Amaz­ing year for McLeod

The Star (Jamaica) - - FRONT PAGE - HU­BERT LAWRENCE STAR Writer

Sports­man of the Year nom­i­nee Omar McLeod de­scribed 2016 as an amaz­ing year after win­ning the 110 me­tres hur­dles at the Olympic Games in Rio de Janeiro, Brazil.

“I need to go back and just re­cite it a cou­ple times, say­ing, ‘You’re an Olympic cham­pion,” he told jour­nal­ists in Rio.

The 22-year-old McLeod, Ja­maica’s first ever Olympic cham­pion in the sprint hur­dles, won’t be watch­ing the high­lights of his 2016 sea­son alone as sports fans will de­light in ev­ery mo­ment with him.

It started with an un­de­feated in­door sea­son. 60-me­tre hur­dle wins in Fayet­teville, Arkansas, and in New York served as tune-ups for a stun­ning vic­tory at the World In­door Cham­pi­onships. His win­ning time equalled the world lead­ing per­for­mance of 7.41 sec­onds and set a new na­tional in­door record.


It was the only gold medal gar­nered by Ja­maica at the Cham­pi­onships.

“I’m not sur­prised,” he said, when the golden deed was done. A spec­tac­u­lar ses­sion of back­ground train­ing had laid a strong foun­da­tion.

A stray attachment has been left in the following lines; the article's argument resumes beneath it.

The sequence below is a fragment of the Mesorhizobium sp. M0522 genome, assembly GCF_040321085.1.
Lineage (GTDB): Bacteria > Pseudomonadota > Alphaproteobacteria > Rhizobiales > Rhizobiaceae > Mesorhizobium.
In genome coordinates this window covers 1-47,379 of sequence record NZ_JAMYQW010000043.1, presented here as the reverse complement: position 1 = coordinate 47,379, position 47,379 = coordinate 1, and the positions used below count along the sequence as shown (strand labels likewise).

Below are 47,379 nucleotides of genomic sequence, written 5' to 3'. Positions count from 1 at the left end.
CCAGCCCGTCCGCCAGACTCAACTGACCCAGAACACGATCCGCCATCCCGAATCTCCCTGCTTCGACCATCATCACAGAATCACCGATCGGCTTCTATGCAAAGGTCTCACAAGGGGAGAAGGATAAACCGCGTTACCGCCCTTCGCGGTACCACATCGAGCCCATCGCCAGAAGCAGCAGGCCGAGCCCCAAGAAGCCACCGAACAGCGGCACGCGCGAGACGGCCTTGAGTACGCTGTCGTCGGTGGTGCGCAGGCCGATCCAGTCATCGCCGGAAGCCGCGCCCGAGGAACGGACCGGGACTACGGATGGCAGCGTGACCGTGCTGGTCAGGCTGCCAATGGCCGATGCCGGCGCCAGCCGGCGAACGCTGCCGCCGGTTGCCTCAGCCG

“Coach told me that we have a spec­tac­u­lar fall, one of the best falls ever,” McLeod re­called in an in­ter­view with the re­spected US pub­li­ca­tion Track and Field News, “and he said, you just need to go out and own the hur­dles.”

He opened his out­door sea­son with a 100-me­tre race timed in 9.99 sec­onds on April 23, be­com­ing the first man to have per­sonal bests be­low 10 in the flat sprint and 13 in the hur­dles. When he got back to hur­dling with times of 13.06. 12.98, and 13.05 sec­onds in the month of May, Mau­rice Wig­nall, 2006 Com­mon­wealth cham­pion and two-time Olympic fi­nal­ist, took no­tice. “McLeod has the po­ten­tial to re­ally do great things, world record type things,” said Wig­nall in June.

De­spite fall­ing in Monaco and at the Ist­van Gyu­lai Memo­rial be­fore the Olympics, McLeod con­firmed Wig­nall’s pro­jec­tion with a his­toric-mak­ing win in Rio. Those mishaps and rainy heats dic­tated a safety-first ap­proach at the Olympics, which he won in 13.05 sec­onds with Or­lando Ortega of Spain sec­ond and Dim­itri Bas­cou of France third.

Omar McLeod

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